Church's Response to Civil Rights Revival

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Ever since sin entered the world in the beginning, there has been oppression. Israel, God’s chosen people, were rescued from slavery before Christ even walked the earth. History has seen prejudice in many forms, but the church as a body has often stayed silent, inactive or, even worse, participated.

Could the renewed focus on racism in America be a revival of the Civil Rights Movement? And if so, what position should the church take? While individuals within the church fought against the sin of racism, they often did so without the support of their church. Some even experienced rejection and excommunication.

When slavery came to America, slave owners sat in church uncondemned. The Southern Baptist Church was founded in part to support the politics that kept slavery alive. As the Holocaust murdered millions of people across Europe, the church sat silently despite pleas for help. According to The Gospel Coalition, the American Civil Rights Movement was “condemned by the majority of white evangelical denominations” in the South.

With its ability to show us our mistakes and fill us with regret, history has spoken on this moment. Those on the side of racial equality were right and the white Christian organizations that staunchly supported keeping segregation were left with a need to confess their sins to God and reconcile with those they sought to harm or failed to help.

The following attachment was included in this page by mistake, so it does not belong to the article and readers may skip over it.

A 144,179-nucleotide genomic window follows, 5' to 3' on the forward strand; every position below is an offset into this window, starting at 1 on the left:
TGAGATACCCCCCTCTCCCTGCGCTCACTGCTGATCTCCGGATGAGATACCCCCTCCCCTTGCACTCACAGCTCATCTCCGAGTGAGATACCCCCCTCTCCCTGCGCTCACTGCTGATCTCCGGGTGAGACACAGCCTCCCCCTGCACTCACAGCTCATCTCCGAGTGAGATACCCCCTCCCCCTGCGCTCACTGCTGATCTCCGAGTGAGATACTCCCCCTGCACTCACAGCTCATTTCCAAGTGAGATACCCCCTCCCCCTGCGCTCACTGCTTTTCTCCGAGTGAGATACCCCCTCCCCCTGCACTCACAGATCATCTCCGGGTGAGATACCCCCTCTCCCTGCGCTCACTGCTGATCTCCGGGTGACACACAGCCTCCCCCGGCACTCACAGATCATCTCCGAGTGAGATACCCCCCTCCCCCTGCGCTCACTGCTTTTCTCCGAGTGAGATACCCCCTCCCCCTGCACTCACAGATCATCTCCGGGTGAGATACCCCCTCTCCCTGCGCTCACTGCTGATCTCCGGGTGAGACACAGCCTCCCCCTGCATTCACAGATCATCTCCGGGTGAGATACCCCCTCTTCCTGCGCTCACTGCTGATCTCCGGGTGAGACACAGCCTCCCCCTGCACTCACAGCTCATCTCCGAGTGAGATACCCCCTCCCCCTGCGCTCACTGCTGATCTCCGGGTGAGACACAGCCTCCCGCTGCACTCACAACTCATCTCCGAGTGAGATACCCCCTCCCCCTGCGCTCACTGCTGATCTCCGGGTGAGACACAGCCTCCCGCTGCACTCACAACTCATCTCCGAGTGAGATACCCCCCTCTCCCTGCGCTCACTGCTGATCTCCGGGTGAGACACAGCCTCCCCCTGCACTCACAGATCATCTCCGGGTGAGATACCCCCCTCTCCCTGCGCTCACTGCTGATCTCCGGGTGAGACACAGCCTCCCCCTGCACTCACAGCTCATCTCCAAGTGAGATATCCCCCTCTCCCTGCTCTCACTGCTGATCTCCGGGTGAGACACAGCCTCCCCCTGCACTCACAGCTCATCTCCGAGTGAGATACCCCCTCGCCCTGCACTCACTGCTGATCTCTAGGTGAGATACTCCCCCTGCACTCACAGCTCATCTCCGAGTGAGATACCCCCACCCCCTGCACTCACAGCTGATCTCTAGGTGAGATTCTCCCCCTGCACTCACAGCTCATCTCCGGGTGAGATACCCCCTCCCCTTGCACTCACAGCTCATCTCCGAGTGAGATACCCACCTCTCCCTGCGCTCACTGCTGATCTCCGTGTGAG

Did we learn our lesson?

Our failures to see the parallels between the past and the events of today make me think we haven’t. The white and black communities are not truly reconciled. We are not the peacemakers we’re called to be. Our modest gains toward equality are superficial and we are not pure of heart.

This lack of reconciliation comes from an unfinished work. Prejudice and racism did not end with the conclusion of slavery. Not with Brown vs. the Board of Education. Not with the Civil Rights Movement. White and black brothers and sisters in Christ sit in the pews next to each other in church, but are too often strangers outside of it. White parishioners don’t see the fear the black community lives with every day or the frustration of navigating a culture that demonizes and degrades them.

When a professed brother-in-Christ kneels before a football game to draw attention to police brutality against the black community, the church responds exactly as it did during the Greensboro lunch counter sit-ins: it demonizes him. Instead of pouring soda over his head, we pour down memes of hate.

When black artists like Lecrae and Sho Baraka sing praises to our Lord and Savior but also speak out against racism, they’re shunned and their music banned.

And even worse is the silence from the pulpit about the very real and local issue of police brutality. The years of ignoring them or refusing to weep with our brethren have resulted in black evangelicals leaving the church in droves.

The church is teetering on failing our brothers and sisters in Christ all over again, being on the wrong side of not only history but more importantly, the will of God to love each other. I have hope, because I also see Christians listening, speaking up and acting against bigotry and racism.

I see the Southern Baptist Convention denouncing the alt-right movement, a movement that openly spews hate and has brought the issue of white supremacy to national attention. Its tentacles reach from college campuses to the White House itself, but the conservative SBC was brave enough to take on this issue and be vocal in speaking out against the lies of white supremacy.